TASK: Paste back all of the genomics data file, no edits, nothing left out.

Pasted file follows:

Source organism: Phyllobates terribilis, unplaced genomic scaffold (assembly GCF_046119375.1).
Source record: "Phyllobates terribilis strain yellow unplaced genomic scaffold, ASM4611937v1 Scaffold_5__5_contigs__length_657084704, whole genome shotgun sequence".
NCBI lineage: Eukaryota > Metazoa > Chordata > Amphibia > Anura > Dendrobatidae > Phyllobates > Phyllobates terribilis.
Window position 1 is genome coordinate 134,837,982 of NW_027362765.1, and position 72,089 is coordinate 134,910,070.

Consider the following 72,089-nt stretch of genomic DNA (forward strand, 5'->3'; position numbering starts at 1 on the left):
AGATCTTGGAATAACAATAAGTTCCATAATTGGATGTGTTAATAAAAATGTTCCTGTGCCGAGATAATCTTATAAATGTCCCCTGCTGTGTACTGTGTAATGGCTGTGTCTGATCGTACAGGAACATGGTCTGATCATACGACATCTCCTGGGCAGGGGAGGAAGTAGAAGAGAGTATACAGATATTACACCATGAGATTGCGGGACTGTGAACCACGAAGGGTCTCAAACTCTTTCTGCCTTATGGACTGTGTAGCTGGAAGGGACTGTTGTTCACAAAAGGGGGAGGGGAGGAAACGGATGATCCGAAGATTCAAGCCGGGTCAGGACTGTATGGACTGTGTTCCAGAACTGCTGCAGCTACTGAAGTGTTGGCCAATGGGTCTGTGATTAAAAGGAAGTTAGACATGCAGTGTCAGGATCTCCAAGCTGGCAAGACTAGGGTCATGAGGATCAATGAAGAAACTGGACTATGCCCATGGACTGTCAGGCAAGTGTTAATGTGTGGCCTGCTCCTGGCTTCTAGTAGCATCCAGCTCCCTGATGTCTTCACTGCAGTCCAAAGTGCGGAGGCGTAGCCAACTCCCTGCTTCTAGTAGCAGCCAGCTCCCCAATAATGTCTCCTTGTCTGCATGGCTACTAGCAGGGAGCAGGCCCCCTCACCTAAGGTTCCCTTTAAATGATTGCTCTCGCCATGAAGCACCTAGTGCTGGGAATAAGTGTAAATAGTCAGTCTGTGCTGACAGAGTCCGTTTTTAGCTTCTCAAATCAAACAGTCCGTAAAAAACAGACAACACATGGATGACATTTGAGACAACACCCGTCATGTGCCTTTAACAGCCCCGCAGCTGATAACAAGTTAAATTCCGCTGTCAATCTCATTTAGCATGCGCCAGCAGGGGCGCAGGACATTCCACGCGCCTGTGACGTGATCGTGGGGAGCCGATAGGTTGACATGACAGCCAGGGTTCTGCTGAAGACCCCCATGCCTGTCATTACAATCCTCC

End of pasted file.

Source organism: Phyllobates terribilis, unplaced genomic scaffold (assembly GCF_046119375.1).
Source record: "Phyllobates terribilis strain yellow unplaced genomic scaffold, ASM4611937v1 Scaffold_5__5_contigs__length_657084704, whole genome shotgun sequence".
NCBI lineage: Eukaryota > Metazoa > Chordata > Amphibia > Anura > Dendrobatidae > Phyllobates > Phyllobates terribilis.
Window position 1 is genome coordinate 134,837,982 of NW_027362765.1, and position 72,089 is coordinate 134,910,070.

Consider the following 72,089-nt stretch of genomic DNA (forward strand, 5'->3'; position numbering starts at 1 on the left):
AGATCTTGGAATAACAATAAGTTCCATAATTGGATGTGTTAATAAAAATGTTCCTGTGCCGAGATAATCTTATAAATGTCCCCTGCTGTGTACTGTGTAATGGCTGTGTCTGATCGTACAGGAACATGGTCTGATCATACGACATCTCCTGGGCAGGGGAGGAAGTAGAAGAGAGTATACAGATATTACACCATGAGATTGCGGGACTGTGAACCACGAAGGGTCTCAAACTCTTTCTGCCTTATGGACTGTGTAGCTGGAAGGGACTGTTGTTCACAAAAGGGGGAGGGGAGGAAACGGATGATCCGAAGATTCAAGCCGGGTCAGGACTGTATGGACTGTGTTCCAGAACTGCTGCAGCTACTGAAGTGTTGGCCAATGGGTCTGTGATTAAAAGGAAGTTAGACATGCAGTGTCAGGATCTCCAAGCTGGCAAGACTAGGGTCATGAGGATCAATGAAGAAACTGGACTATGCCCATGGACTGTCAGGCAAGTGTTAATGTGTGGCCTGCTCCTGGCTTCTAGTAGCATCCAGCTCCCTGATGTCTTCACTGCAGTCCAAAGTGCGGAGGCGTAGCCAACTCCCTGCTTCTAGTAGCAGCCAGCTCCCCAATAATGTCTCCTTGTCTGCATGGCTACTAGCAGGGAGCAGGCCCCCTCACCTAAGGTTCCCTTTAAATGATTGCTCTCGCCATGAAGCACCTAGTGCTGGGAATAAGTGTAAATAGTCAGTCTGTGCTGACAGAGTCCGTTTTTAGCTTCTCAAATCAAACAGTCCGTAAAAAACAGACAACACATGGATGACATTTGAGACAACACCCGTCATGTGCCTTTAACAGCCCCGCAGCTGATAACAAGTTAAATTCCGCTGTCAATCTCATTTAGCATGCGCCAGCAGGGGCGCAGGACATTCCACGCGCCTGTGACGTGATCGTGGGGAGCCGATAGGTTGACATGACAGCCAGGGTTCTGCTGAAGACCCCCATGCCTGTCATTACAATCCTCC